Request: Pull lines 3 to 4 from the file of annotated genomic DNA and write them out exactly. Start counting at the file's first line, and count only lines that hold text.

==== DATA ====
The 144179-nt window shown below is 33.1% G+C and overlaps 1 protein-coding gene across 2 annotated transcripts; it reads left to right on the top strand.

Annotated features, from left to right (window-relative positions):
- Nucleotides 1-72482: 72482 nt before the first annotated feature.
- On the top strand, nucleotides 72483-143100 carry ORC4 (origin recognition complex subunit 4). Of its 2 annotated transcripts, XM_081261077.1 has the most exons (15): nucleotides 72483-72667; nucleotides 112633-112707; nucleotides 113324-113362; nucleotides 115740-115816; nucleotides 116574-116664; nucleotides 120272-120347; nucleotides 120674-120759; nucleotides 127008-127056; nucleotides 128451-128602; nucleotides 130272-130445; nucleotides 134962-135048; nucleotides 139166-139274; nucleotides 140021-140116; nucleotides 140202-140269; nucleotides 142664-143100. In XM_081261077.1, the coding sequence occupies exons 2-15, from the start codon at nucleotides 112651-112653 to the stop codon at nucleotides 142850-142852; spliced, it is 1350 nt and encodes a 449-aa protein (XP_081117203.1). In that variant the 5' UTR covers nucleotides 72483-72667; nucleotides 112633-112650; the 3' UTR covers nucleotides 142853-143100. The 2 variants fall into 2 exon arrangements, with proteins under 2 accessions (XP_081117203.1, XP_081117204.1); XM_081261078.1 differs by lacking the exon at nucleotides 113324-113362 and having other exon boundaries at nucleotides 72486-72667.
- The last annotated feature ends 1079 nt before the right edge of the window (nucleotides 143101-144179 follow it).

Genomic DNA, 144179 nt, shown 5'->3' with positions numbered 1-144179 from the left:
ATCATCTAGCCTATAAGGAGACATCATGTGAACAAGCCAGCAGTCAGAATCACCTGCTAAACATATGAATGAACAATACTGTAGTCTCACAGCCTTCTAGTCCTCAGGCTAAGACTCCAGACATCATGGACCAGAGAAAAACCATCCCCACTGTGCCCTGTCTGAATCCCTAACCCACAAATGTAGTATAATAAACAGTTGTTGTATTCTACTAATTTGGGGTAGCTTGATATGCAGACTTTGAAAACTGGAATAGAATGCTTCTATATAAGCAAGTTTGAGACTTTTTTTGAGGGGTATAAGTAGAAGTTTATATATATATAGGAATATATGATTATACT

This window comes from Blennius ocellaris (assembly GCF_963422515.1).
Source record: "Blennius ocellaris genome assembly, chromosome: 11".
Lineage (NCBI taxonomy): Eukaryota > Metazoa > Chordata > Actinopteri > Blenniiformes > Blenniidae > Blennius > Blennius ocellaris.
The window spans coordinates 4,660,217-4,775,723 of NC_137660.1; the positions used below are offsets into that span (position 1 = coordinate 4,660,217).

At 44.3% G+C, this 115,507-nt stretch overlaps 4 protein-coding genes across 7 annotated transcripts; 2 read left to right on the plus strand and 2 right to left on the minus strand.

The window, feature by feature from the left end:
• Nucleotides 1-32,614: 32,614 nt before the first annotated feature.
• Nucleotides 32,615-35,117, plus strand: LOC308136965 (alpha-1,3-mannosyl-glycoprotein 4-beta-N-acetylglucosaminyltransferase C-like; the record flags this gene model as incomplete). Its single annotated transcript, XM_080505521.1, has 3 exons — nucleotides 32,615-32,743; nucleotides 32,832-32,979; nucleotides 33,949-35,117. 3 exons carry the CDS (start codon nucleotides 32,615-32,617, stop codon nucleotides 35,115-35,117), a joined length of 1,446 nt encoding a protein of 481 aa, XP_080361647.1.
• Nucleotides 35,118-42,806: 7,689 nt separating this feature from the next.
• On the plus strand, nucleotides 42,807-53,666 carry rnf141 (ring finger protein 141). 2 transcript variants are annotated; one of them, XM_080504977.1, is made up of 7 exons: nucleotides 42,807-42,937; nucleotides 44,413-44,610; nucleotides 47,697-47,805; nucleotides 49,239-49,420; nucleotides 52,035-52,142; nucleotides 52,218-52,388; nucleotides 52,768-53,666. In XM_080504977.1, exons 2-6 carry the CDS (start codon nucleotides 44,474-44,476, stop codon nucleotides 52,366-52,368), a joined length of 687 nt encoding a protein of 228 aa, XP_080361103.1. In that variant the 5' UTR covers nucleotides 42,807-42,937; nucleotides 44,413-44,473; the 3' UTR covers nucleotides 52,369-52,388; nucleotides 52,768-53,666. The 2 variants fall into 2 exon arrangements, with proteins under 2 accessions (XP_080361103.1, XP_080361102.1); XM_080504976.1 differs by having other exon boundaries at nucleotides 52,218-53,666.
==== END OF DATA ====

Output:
- Nucleotides 1-72482: 72482 nt before the first annotated feature.
- On the top strand, nucleotides 72483-143100 carry ORC4 (origin recognition complex subunit 4). Of its 2 annotated transcripts, XM_081261077.1 has the most exons (15): nucleotides 72483-72667; nucleotides 112633-112707; nucleotides 113324-113362; nucleotides 115740-115816; nucleotides 116574-116664; nucleotides 120272-120347; nucleotides 120674-120759; nucleotides 127008-127056; nucleotides 128451-128602; nucleotides 130272-130445; nucleotides 134962-135048; nucleotides 139166-139274; nucleotides 140021-140116; nucleotides 140202-140269; nucleotides 142664-143100. In XM_081261077.1, the coding sequence occupies exons 2-15, from the start codon at nucleotides 112651-112653 to the stop codon at nucleotides 142850-142852; spliced, it is 1350 nt and encodes a 449-aa protein (XP_081117203.1). In that variant the 5' UTR covers nucleotides 72483-72667; nucleotides 112633-112650; the 3' UTR covers nucleotides 142853-143100. The 2 variants fall into 2 exon arrangements, with proteins under 2 accessions (XP_081117203.1, XP_081117204.1); XM_081261078.1 differs by lacking the exon at nucleotides 113324-113362 and having other exon boundaries at nucleotides 72486-72667.